The Shadow also features an expansive ensemble cast, but many of these actors are miscast. While Tim Curry, Peter Boyle, and Penelope Ann Miller fit their respective roles, much of their characters are so wafer thin that their immense talent is squandered. John Lone as Khan is neither menacing nor intimidating. Then again, this film looks at Asian culture much in the same way as a Charlie Chan movie. Probably the biggest role that is miscast is the role of Wainright, played by Jonathan Winters. Mostly known as a comedian, it is impossible for Winters to come across as anything but a lovable oaf. It takes a great leap of the imagination to imagine the squinting Winters as a hard-boiled detective, world weary from a live patrolling the streets. I keep thinking he’ll start talking about eggs.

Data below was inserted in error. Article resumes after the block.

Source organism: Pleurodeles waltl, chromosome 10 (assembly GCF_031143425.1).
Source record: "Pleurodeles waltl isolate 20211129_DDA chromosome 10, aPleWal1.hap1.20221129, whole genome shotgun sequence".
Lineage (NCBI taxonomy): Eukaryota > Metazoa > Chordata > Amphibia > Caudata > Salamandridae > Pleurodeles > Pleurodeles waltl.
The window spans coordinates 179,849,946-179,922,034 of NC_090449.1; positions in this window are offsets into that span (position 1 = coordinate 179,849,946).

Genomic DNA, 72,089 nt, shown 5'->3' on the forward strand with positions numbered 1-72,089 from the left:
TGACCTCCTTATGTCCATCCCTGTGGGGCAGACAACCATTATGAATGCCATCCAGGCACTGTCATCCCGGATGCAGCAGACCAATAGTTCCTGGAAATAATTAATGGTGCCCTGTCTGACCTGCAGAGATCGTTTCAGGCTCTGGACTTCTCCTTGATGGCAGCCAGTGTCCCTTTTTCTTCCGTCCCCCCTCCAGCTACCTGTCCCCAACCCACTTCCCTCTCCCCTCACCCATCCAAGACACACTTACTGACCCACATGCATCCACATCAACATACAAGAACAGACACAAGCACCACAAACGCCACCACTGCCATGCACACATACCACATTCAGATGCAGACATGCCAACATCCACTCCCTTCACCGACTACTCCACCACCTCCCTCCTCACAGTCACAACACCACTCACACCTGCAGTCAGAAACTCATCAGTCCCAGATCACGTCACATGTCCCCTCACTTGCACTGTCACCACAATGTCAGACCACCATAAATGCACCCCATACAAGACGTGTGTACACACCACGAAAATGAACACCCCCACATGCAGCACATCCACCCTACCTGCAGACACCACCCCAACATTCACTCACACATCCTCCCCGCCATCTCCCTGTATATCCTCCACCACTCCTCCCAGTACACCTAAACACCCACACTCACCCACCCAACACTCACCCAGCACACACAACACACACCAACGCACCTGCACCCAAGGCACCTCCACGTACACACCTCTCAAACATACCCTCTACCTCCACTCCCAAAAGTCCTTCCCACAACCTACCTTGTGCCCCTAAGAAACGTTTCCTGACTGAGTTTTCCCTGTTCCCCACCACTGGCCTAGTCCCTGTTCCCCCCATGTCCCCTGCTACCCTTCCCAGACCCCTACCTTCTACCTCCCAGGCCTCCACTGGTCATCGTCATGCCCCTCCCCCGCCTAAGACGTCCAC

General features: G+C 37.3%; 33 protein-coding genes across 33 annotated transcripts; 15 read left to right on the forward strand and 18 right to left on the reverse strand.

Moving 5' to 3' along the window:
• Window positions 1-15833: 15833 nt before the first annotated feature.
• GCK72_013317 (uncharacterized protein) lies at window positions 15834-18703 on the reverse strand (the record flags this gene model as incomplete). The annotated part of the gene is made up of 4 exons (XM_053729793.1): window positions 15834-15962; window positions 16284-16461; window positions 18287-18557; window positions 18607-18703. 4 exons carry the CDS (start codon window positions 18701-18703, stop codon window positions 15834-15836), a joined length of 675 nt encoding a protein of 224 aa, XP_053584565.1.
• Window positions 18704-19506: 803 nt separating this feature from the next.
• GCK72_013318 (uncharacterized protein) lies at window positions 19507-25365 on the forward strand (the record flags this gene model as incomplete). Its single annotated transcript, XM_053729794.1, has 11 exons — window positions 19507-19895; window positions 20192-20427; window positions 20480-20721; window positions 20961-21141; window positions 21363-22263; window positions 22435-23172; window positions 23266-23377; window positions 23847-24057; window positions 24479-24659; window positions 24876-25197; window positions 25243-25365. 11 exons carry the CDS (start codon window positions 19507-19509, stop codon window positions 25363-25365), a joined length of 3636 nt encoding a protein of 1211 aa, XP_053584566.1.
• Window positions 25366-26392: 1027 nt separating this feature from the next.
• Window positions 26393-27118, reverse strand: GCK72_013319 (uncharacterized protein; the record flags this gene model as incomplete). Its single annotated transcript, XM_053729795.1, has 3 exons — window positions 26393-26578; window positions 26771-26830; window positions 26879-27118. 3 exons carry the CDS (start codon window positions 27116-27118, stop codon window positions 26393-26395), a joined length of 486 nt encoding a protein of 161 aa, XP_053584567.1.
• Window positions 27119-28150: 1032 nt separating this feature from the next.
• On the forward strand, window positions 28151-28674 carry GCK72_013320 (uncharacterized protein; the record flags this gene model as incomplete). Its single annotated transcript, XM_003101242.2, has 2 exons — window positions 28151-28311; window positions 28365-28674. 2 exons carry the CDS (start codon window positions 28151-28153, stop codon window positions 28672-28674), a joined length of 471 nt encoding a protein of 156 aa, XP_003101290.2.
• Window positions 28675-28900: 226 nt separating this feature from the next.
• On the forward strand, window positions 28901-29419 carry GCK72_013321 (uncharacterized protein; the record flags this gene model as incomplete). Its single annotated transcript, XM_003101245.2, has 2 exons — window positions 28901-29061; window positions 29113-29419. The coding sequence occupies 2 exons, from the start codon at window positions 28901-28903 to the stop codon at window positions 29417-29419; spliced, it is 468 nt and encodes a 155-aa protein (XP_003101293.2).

The legacy of this particular version of The Shadow is basically tied to the few remaining pinball machines that bear the movie’s name. It’s entirely possible that more people have played the pinball game than have actually seen the movie. After bombing, The Shadow would mark the end of Alec Baldwin’s days as a leading man. He would, as before mentioned, move onto memorable supporting roles. Director Russell Malcahy has continued working, mostly in TV and music videos, but has never been given another project with the size of The Shadow. Only writer David Koepp seems to have escaped unscathed, which is remarkable considering that the writing is the weakest link in the film. But when you’ve done work with Spielberg, another opportunity is around the corner. The only thing remarkable about The Shadow is the middle ground it occupies between the grim and gritty superhero film and the high camp superhero film. Coming in that time when the superhero movie was yet to be figured out, it’s one of those films that doesn’t know what it wants to be. Who knows what evil lurks inside the hearts of men? The Shadow doesn’t quite know.